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Why would a resister slow down electrons from leaving a battery?
If you had a 9V battery, and the resister was 9 Ohms, this would only allow 1A of current to go through any one point along the circuit.
But if all the electrons on the negative side want to get to the positive side, why wouldn't they all immediately pack together at the beginning of the resister, and then go through it 1 Amp per second.
If there isn't any 9 ohms of resistance at the exit of the battery itself, then why wouldn't the electrons at least flow through that part of the circuit at a rate faster than 1 Amp, and then slow down at the resister?
Come to think of it, the electrons couldn't pack up at the beginning of the resister because they would repel each other.
So I guess I know now why most electrons would wait inside the battery, until the other electrons further down the wire pass through the resister.
- Lone CatLv 72 months agoFavorite Answer
First off, amp is NOT a speed. It measures the flow. Think of water flowing through pipes. Amps doesn't measure how fast the water is going, rather it measure how much water is passing by a given point.
Now imagine at one point the pipe becomes smaller. This is resistance. The voltage is how much pressure is applied to the water. If you know the pressure (voltage) and you know how small the pipe gets (resistance) then you know how much water flows (current).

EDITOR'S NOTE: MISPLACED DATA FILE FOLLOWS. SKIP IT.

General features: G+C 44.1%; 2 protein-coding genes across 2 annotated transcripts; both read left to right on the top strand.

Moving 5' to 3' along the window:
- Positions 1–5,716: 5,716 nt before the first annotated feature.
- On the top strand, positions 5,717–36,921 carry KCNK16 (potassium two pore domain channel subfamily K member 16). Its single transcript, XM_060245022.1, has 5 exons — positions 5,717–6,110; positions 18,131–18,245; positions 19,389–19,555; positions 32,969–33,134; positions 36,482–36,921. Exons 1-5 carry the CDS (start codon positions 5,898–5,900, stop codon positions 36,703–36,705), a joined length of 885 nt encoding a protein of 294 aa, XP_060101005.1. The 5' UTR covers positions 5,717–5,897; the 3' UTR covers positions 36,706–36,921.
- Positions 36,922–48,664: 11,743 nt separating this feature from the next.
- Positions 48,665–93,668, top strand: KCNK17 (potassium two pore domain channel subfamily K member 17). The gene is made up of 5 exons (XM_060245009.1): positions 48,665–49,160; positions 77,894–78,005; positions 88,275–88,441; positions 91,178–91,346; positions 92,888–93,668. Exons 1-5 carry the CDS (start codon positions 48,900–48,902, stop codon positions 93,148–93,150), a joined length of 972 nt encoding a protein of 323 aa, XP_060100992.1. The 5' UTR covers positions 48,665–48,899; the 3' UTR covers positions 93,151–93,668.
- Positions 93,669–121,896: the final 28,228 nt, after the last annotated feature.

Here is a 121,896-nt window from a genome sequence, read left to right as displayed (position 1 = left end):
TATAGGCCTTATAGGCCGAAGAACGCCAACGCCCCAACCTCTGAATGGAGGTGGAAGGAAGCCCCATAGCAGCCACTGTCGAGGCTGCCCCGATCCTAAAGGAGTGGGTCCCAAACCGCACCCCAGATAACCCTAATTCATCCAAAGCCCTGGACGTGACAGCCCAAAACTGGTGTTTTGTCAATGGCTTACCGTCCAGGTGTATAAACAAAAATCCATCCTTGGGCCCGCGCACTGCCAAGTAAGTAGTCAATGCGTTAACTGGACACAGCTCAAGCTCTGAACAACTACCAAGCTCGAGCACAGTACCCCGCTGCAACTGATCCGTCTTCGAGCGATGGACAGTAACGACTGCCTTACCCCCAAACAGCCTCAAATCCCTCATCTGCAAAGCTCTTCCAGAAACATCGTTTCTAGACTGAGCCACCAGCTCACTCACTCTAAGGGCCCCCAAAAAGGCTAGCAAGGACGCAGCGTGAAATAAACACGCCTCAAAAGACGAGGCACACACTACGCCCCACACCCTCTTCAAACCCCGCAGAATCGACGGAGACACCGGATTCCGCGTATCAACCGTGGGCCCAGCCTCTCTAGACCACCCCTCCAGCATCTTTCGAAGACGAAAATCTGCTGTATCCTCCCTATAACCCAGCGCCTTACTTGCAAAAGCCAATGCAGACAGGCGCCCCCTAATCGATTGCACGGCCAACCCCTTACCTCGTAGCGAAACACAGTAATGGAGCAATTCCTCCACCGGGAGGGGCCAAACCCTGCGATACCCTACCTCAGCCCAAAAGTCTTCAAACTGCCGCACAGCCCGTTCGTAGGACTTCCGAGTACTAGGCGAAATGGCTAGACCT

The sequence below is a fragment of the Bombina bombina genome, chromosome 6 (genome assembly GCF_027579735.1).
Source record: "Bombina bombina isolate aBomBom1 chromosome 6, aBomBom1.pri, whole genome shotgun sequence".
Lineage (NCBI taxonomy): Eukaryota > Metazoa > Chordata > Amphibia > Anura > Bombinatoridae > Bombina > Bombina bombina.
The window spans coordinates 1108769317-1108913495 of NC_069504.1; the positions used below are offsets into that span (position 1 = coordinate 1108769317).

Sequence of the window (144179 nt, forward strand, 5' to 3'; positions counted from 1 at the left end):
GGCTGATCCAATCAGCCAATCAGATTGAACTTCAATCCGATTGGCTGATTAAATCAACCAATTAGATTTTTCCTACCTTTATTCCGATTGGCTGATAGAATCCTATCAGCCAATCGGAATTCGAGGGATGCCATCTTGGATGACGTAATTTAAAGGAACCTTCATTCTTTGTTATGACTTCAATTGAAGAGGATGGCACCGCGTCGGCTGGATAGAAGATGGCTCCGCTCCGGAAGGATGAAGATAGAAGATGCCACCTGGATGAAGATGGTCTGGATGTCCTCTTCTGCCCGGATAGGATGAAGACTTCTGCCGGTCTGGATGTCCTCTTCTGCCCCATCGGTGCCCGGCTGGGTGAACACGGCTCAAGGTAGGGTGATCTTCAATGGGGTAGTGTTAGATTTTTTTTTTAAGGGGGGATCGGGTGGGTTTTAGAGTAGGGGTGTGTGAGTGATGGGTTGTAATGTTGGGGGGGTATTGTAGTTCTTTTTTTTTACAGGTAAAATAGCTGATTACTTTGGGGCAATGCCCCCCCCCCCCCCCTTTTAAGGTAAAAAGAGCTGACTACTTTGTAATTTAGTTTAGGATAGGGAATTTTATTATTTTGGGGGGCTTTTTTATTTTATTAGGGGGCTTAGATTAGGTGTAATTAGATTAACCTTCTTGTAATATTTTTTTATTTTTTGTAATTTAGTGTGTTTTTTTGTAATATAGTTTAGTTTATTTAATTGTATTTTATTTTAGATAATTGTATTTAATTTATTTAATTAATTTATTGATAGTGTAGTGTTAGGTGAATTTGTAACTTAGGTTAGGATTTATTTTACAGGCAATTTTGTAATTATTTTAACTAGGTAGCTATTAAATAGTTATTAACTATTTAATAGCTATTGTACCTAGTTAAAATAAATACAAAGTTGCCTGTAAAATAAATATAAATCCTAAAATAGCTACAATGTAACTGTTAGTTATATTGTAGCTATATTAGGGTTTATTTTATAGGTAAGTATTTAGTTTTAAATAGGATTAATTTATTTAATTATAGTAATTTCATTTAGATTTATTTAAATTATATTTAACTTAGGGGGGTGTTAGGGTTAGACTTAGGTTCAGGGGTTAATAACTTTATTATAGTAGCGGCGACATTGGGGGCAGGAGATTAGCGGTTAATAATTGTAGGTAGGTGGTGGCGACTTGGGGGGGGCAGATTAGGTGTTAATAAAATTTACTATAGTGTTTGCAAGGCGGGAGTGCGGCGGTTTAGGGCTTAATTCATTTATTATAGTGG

If your studying electronics, we never talk about the speed of electrons, because it's not important. (Unless your developing circuit breaker.)
If you want to study the speed of electrons, that's a whole separate thing. The base speed is the speed of light, and then electrons do in fact get slowed down by a resistor.
Don't confuse speed and current. Current is how many electrons pass by. Speed is not used in electronics, because it's always going to be close to the speed of light.
There are already elections along the wire and the entire circuit. Back to the water pipes, the pipes are already filled with water. So the water can only flow at a rate that the resistance will allow it.
This is why electronics thinks in terms of electric charges and not electrons. If you get to deep into the physics then it's easy to get lost.
- PhilomelLv 72 months ago
A resistor does not slow them down, It reduces the QUANTITY of electrons flowing through the circuit.
- billrussell42Lv 72 months ago
sorry, you need to study basic electricity, this makes no sense.
just to pick one statement, although the rest is justa as meaningless...
1 Amp per second.? 1 amp is 1 Coulomb per second, so 1 coulomb per sec per sec is meaningless.